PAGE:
Released October 30, 2015
Composers: Johannes Brahms
Performers: National Arts Centre Orchestra, Pinchas Zukerman, Amanda Forsyth
Genres: Concerto, Symphony
This recording was made possible thanks to the generosity of Harvey and Louise Glatt
Brahms’ last purely orchestral composition was written in 1887, a decade before his death. He spent the summer of that year enjoying the scenery and local attractions around Lake Thun in Switzerland. Brahms and the famous Hungarian violinist Joseph Joachim had been close friends for years, but their relationship had dissolved when Brahms sided with Joachim’s wife in a marital dispute. After a long interval, Brahms tentatively began corresponding with his old friend again. Work on the Double Concerto was used as the pretext for much correspondence between the two men, and Brahms no doubt saw this composition as the means toward a complete reconciliation. The first performance was a private one, given in Baden-Baden, with Brahms conducting and with Joachim and Robert Hausmann (the cellist in Joachim’s string quartet) as soloists.
The first public performance was given in Cologne on October 18, 1887 featuring the same artists. Although this remains the least played of Brahms’s four concertos, its towering strength, sweeping melodies and sublime beauties place it among the composer’s greatest achievements. Compositions for this combination of soloists are not plentiful. There had been examples before Brahms, but none on his level of achievement – from Vivaldi (three of them!), Johann Christian Bach, Leopold Hofmann, Josef Reicha, Carl Stamitz, Antonín Vranický and Donizetti. Following Brahms’s example, the next major figure to write such a concerto was Delius (1916). Other significant works are Miklós Rózsa’s Sinfonia concertante (1966) composed for Heifetz and Piatigorsky, and Robert Starer’s concerto of 1968. For some reason, there seems to be a flurry of Double Concertos for violin and cello written in recent years by composers including Arvo Pärt, Ellen Taaffe Zwilich, and Philip Glass. Brahms’s soloists are widely separated in range, but he effectively incorporates them into a concerto that both displays their individual tonal beauties and offers numerous possibilities for ensemble work. These qualities are evident right in the concerto’s opening moments.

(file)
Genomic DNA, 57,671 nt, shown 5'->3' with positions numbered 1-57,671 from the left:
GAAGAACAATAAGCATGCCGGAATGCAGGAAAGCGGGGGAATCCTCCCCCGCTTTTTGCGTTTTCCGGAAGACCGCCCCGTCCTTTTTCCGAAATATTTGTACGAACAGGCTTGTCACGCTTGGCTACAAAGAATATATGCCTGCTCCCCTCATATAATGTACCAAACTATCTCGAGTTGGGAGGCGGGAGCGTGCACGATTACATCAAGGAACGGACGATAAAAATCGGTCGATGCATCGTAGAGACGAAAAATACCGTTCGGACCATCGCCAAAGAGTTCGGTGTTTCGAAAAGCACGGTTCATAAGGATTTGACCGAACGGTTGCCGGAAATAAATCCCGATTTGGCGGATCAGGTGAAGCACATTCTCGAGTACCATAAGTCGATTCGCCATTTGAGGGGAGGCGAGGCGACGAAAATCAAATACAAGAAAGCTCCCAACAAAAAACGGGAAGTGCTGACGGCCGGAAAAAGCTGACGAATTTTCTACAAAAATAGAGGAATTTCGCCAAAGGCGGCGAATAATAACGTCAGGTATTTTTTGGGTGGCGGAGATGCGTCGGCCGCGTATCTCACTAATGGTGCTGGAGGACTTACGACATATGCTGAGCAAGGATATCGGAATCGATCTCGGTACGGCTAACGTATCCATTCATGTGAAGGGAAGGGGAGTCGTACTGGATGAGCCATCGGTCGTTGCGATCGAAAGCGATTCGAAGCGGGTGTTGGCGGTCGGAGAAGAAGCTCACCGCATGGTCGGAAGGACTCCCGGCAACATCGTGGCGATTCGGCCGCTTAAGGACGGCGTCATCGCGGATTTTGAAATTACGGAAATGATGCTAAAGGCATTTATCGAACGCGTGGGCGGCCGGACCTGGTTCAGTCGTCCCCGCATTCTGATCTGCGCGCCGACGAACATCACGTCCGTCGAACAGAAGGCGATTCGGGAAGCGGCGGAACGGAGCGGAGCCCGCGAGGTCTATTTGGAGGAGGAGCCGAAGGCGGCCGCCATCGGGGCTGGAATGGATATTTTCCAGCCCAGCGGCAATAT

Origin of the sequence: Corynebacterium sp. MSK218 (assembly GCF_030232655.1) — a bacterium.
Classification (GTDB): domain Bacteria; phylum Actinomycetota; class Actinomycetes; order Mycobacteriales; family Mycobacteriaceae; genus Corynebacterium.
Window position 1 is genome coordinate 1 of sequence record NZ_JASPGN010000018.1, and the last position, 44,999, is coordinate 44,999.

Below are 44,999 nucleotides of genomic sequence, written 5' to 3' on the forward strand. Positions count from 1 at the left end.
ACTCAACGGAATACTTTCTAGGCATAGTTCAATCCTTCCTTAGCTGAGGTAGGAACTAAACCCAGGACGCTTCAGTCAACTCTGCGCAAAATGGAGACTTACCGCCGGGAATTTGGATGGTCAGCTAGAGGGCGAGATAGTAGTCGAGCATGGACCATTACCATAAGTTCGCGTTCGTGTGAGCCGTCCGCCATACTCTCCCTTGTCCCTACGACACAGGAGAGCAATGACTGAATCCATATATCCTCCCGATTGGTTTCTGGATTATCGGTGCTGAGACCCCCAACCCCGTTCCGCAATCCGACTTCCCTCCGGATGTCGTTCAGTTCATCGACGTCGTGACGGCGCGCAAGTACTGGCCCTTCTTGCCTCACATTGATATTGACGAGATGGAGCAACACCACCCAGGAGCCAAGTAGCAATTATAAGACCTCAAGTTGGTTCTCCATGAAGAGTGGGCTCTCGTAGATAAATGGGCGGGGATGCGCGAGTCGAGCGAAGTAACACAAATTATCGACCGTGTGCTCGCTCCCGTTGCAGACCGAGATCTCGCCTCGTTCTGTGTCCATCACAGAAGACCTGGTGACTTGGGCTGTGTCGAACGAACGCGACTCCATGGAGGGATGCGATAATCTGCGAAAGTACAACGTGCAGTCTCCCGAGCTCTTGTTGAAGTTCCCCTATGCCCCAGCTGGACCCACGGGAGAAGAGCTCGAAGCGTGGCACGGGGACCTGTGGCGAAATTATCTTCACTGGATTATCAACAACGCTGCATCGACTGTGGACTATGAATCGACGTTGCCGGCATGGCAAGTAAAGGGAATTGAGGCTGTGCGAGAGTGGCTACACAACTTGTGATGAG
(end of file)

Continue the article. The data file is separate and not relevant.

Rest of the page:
The full orchestra makes a stentorian pronouncement, but after just four bars it is cut off, as if in mid-sentence, by the solo cello, which ruminates darkly on the theme. The wind choir attempts to introduce a second theme, this one gracious and lyrical, but it too is interrupted, this time by the solo violin. Both soloists engage in an extended cadenza, which becomes more and more exhilarating as they sweep up and down a combined range spanning nearly five octaves. Their final chords before the orchestra resumes are quadruple stopped, meaning that all four strings of each instrument are in use simultaneously – an extraordinary eight-part texture from just two instruments. All this has been by way of introduction. Now the traditional orchestral exposition takes place, using the two principal themes already presented in fragmentary form. Throughout the movement the soloists engage in dialogue with each other, individually with the orchestra, and as a solo unit with the orchestra. The principal themes as well as subsidiary materials are all thoroughly worked out in the course of this spaciously planned movement. The ternary-form Andante movement is suffused with some of Brahms’s most ardent lyricism and expansive melodies. The principal theme is initially stated by the soloists in octaves, the second is a heartfelt chorale for winds. Walter Niemann, in his biography of Brahms, described this movement as “a great ballade, steeped in the rich, mysterious tone of a northern evening atmosphere”.